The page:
Parental chronic pain and internalizing symptoms in offspring: the role of adolescents’ social competence – the HUNT study
Journal article, Peer reviewed
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Original versionJournal of Pain Research. 2018, 11 2915-2928. 10.2147/JPR.S173787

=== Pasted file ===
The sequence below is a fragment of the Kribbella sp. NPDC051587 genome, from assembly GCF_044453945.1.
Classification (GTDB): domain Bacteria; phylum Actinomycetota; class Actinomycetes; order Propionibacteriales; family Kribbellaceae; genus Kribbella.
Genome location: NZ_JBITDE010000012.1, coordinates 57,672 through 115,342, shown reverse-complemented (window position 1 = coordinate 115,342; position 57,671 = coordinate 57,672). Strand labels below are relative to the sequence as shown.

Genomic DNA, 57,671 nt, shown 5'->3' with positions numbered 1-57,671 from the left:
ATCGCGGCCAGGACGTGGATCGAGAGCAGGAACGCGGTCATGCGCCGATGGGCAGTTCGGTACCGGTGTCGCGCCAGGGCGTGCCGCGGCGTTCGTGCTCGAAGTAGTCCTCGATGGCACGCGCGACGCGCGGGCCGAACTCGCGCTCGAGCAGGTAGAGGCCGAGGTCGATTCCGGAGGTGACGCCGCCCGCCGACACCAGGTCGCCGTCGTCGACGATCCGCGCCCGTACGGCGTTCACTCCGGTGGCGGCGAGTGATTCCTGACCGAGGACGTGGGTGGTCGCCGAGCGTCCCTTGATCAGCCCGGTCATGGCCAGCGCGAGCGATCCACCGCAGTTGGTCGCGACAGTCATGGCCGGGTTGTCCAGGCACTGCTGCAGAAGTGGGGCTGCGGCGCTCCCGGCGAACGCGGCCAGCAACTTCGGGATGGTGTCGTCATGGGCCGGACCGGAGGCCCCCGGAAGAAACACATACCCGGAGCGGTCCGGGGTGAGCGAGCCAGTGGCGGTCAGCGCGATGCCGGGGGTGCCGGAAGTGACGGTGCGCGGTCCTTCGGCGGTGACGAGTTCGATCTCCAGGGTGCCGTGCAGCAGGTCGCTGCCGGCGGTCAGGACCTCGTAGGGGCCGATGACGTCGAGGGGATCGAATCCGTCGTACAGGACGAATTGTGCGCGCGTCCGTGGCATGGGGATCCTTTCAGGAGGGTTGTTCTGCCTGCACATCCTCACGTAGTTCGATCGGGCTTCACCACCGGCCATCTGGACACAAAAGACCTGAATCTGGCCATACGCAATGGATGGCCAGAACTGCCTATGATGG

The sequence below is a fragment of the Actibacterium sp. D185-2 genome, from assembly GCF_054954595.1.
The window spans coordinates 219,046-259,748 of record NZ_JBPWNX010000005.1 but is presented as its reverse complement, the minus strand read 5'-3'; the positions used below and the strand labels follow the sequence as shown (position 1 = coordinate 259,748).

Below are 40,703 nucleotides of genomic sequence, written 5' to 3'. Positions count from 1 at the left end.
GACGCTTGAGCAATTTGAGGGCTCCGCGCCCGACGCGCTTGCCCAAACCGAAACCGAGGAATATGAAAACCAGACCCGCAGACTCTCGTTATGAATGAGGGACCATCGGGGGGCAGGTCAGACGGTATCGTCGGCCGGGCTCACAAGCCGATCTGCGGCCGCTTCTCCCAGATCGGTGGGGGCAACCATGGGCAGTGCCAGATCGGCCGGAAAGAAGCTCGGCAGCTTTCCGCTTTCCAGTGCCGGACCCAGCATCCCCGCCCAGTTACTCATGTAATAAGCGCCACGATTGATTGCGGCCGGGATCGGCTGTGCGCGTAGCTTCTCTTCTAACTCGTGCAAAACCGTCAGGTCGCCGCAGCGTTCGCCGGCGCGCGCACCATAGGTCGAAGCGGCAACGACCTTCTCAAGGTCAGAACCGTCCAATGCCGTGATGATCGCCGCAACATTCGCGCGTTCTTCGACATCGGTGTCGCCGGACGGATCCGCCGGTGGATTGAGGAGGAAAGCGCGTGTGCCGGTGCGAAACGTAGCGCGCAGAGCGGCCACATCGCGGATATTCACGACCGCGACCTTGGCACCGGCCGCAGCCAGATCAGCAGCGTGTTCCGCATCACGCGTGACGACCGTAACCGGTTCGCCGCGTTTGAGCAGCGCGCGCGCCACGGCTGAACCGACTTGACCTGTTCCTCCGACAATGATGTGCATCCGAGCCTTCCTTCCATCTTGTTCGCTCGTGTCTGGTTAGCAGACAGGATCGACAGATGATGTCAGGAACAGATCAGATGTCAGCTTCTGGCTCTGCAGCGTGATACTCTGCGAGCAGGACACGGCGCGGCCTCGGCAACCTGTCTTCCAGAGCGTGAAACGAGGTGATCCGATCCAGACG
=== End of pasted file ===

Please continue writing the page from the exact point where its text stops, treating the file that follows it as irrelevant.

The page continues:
Background: A growing body of research suggests that the children of parents with chronic pain are at risk for internalizing symptoms. The mechanisms of such associations have not been as thoroughly examined. The aim of the present study was to investigate whether adolescents’ social competence mediates the association between parental chronic pain and offspring internalizing symptoms as well as whether these associations are moderated by adolescent gender. Methods: The current study was based on cross-sectional data from the Nord-Trøndelag Health Study (HUNT 3), a Norwegian population-based health survey conducted in 2006–2008. The present sample comprised adolescents who had both parents participating (n=9,681). Structural equation modeling was used for the data analysis. Results: Our results indicated that the association between concurrent maternal and paternal chronic pain and offspring’s symptoms of anxiety and depression was partly mediated by low social competence for girls (b(SE)=0.060 [0.030], P=0.043) but not for boys (b(SE)=−0.059 [0.040], P=0.146). This suggests that these associations are moderated by offspring gender. Conclusion: The study extends the existing literature on the possible pathways between parental chronic pain and internalizing symptoms in the offspring. Identifying protective factors in the pathways between parental chronic pain and mental distress in children could guide measures that promote the wellbeing of the child and family of chronic pain sufferers.